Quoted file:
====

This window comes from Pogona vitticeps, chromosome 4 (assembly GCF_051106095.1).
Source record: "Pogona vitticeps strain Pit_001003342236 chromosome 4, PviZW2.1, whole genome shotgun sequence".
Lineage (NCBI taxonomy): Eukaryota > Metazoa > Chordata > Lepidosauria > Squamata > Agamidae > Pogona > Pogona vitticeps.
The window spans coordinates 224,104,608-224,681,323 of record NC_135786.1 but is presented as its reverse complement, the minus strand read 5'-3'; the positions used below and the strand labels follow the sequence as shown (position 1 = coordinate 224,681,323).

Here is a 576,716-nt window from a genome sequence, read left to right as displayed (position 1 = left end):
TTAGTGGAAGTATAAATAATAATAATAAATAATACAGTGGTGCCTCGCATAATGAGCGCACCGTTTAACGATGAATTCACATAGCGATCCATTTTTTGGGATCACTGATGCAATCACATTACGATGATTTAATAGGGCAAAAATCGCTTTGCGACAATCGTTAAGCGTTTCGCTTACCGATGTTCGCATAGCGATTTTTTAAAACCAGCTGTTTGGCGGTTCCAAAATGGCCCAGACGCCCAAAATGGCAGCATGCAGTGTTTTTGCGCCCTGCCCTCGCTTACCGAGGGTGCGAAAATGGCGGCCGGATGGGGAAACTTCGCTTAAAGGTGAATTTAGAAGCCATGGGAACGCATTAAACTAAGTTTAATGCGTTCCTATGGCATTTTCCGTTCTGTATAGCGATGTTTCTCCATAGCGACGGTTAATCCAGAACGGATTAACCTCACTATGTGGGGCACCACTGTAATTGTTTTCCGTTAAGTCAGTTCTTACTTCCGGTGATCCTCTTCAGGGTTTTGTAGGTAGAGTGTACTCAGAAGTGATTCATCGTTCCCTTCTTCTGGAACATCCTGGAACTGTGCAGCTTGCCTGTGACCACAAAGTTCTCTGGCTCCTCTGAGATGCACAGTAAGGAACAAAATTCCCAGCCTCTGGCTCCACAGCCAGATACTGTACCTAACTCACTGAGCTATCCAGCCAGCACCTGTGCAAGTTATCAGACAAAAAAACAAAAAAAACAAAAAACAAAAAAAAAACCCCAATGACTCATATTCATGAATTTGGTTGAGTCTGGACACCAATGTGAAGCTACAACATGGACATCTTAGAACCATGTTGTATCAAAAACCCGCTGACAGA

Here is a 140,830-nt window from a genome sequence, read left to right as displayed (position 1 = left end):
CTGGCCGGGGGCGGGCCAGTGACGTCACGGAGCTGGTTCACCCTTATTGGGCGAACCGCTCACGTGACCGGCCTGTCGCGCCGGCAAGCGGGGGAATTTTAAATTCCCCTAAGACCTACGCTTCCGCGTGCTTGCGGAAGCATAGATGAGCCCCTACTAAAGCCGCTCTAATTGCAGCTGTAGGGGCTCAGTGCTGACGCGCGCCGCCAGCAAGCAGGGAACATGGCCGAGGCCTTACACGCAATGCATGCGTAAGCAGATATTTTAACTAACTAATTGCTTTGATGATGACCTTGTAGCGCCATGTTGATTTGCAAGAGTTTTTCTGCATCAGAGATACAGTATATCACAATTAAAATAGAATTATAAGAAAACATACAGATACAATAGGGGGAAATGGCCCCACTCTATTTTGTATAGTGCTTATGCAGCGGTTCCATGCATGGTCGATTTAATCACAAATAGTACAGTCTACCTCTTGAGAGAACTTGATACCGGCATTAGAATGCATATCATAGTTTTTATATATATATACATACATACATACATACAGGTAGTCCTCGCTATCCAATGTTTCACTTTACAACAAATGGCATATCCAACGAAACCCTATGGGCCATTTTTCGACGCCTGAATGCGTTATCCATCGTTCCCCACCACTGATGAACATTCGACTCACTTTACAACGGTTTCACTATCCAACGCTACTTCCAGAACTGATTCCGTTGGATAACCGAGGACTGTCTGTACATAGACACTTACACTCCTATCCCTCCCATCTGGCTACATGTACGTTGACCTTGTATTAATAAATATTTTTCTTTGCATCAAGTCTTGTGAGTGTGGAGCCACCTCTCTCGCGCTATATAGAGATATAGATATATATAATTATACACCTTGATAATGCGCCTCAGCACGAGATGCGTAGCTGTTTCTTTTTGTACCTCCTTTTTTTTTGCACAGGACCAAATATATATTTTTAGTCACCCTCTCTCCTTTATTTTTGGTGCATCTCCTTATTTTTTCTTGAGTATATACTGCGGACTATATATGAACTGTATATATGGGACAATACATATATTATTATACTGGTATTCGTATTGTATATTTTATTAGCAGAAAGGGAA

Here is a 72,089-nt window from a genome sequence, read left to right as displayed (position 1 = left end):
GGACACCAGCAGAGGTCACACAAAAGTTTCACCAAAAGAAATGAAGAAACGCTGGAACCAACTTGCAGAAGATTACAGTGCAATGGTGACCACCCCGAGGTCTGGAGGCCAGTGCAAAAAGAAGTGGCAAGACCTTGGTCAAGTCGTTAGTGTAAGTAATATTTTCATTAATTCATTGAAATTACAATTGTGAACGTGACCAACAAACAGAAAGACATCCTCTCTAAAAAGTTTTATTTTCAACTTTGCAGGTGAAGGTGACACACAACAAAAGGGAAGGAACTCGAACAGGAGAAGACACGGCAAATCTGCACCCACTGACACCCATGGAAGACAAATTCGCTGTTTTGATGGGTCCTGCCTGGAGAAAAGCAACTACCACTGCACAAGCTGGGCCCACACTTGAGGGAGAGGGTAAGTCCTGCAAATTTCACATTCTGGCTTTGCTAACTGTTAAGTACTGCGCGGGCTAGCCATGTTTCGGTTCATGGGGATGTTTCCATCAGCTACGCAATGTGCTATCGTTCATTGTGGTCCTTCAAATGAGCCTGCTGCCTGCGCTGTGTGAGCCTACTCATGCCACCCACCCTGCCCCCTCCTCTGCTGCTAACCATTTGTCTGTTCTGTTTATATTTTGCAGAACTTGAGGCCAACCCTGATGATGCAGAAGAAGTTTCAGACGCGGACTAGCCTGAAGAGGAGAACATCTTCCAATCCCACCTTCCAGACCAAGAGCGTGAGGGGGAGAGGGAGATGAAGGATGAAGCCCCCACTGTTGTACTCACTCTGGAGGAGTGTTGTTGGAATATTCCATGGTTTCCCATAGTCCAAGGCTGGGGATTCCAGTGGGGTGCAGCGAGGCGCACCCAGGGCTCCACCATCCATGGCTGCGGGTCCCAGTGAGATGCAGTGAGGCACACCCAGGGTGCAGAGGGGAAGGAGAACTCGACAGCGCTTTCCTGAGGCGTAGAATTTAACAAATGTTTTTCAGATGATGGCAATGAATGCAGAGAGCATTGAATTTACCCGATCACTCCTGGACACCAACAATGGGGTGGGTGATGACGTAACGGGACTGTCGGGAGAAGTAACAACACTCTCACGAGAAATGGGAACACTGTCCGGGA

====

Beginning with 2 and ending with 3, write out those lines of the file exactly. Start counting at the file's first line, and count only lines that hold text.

Source record: "Pogona vitticeps strain Pit_001003342236 chromosome 4, PviZW2.1, whole genome shotgun sequence".
Lineage (NCBI taxonomy): Eukaryota > Metazoa > Chordata > Lepidosauria > Squamata > Agamidae > Pogona > Pogona vitticeps.